Do you have a family member who frequently asks you for a handout while mismanaging his or her own finances? It's a touchy subject, especially if the hand belongs to a sibling or other very close relative, where love and the desire to help - along with longstanding tensions - runs high. It can be hard to broach the topic of money, particularly if you're out to criticize a member of your family and his or her ability to manage personal financial matters. But there is one way to get your foot in the door on this conversation: the kids. And if you can get your siblings to teach your nieces and nephews about finance, they may learn enough to avoid asking you for money, too.
Learning Without Lecturing
When you tell your siblings something, it can seem like a lecture. Instead, provide them with resources for their children, such as links to financial games online, or books dedicated to personal finance for youngsters. These may help kids through the curriculum you recommended, and thus learn a few lessons themselves. After all, everyone wants an educated kid.
Pick Lessons and Books Based on Your Siblings' Weaknesses
If your siblings have zilch in their savings, find a couple of exercises on websites, online games or books that are geared toward teaching children about savings. Can a kid's lesson really translate to an adult world? Yes.
Let's say the exercise is about saving for a new toy. The toy costs $15.50 and your nephew puts away $4 per week from his allowance. Your brother gives his kids an envelope in which to keep their money. After four weeks, the child has earned the toy of his dreams.
The next time your nephew tugs on his dad's pant leg begging for the newest cool gadget, your brother can encourage the child to save for it. Your brother saves money on toys he normally would have purchased on demand. Plus, when his child is behaving money-wise, he may also get the hint that when he wants an MP3 player or a new suit that he should save a little from each paycheck - after all, even a kid can do it! Even if dad fails to apply the lessons he's taught his son to himself, most kids have little trouble picking up on these kinds of parallels. If you're lucky, dad may be asked whether he saved up for his purchases by putting money in an envelope.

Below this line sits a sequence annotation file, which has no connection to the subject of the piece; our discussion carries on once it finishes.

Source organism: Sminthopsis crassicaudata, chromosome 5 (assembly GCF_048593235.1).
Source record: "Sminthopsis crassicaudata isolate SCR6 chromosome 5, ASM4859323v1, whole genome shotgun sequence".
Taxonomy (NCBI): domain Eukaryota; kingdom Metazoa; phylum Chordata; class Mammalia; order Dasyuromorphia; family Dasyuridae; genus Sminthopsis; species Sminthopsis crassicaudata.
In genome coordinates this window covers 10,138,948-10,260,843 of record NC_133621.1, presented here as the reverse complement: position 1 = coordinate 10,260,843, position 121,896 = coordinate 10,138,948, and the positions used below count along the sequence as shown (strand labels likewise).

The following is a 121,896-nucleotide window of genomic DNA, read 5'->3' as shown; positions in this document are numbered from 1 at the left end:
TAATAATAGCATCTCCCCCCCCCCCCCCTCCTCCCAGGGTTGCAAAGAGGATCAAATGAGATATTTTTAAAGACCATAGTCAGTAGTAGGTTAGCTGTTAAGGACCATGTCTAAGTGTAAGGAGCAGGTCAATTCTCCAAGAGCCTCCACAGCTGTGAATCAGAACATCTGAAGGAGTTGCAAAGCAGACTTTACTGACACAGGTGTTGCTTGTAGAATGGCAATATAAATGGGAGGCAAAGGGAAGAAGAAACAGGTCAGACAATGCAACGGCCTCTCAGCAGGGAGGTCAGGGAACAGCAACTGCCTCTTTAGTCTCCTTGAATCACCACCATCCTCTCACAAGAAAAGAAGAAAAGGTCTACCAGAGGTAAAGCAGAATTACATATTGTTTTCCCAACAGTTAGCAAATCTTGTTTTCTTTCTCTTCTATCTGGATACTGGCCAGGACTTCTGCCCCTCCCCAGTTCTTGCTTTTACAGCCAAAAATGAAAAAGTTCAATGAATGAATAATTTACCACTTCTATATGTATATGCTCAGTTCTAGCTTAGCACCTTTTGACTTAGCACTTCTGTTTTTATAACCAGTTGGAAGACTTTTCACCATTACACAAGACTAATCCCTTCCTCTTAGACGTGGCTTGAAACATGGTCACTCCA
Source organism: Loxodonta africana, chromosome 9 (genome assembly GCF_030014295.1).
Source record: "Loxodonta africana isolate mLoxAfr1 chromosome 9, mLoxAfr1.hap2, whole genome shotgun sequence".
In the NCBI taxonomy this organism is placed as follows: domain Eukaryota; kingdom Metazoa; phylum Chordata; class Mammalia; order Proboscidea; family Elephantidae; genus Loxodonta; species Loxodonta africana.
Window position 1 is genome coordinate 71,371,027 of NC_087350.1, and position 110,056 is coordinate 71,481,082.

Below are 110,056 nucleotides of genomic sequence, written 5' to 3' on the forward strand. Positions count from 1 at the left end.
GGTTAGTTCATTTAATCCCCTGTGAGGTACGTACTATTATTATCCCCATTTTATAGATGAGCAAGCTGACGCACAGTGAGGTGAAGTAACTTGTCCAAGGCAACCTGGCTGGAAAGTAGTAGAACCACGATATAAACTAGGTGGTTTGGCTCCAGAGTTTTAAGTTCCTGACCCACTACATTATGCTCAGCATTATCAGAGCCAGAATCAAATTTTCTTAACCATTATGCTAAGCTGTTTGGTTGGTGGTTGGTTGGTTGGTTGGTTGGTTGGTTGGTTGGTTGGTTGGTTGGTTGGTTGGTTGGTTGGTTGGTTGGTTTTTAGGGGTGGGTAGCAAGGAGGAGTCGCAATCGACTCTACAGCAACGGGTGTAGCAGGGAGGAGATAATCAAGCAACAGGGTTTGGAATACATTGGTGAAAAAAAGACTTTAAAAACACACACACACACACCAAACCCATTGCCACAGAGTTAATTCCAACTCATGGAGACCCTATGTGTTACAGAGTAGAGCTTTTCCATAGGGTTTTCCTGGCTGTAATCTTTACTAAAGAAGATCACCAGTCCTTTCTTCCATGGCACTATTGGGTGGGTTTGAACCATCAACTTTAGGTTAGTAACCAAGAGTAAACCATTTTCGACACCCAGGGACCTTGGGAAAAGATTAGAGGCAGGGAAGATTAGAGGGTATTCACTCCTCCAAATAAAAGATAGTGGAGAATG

There are picture books for preschoolers, activity books and full-blown how-to books. There are also online financial games. Even classic children's book character Arthur, stars in "Arthur's Funny Money", where the little monkey has to earn the money to buy himself a T-shirt and cap.
If your nieces or nephews are in their teens, age-appropriate material that can apply directly to your siblings' situations can be found online. There are a bunch of free games on the web that help kids plan a realistic budget based on the job they'd like to have, where they'd like to live and the car they'd like to drive. In addition to budgeting for basic expenses, some websites have options for seeing how long it would take to earn money for items kids want, like new clothes or video games. (For more on budgeting, see Debunking 10 Budget Myths.)
Consider the Attention Spans of Your Siblings and Their Children
Will your siblings sit with their kids through 10 lessons? Are the siblings with financial problems more in tune with reading, activities or video games? To figure out which options are best for inspiring your family to become more interested in finances, ask your siblings about what interesting things they did with their kids this week. Most parents, especially ones with young children, love to gush over their children's every move. Take notes of key activities like reading a book together, playing learning games on the computer or coloring in an activity book. The answers could provide the exact information you need to choose the perfect option.
Try Out All Education Materials First
Try any books, games or activities yourself before recommending them to your family. This way, you'll be able to answer your sibling or their children may have. Plus, if the book, activity or online game is a dud, you'll be able to find out first.
Your siblings' financial woes - and your worries concerning being asked for money - can be solved by helping your brothers and sisters learn with their children about saving and budgeting. Just make sure you choose activities you know they'll enjoy. It could mean big changes for their family - and yours - as your siblings learn how to manage their money, rather than asking for yours.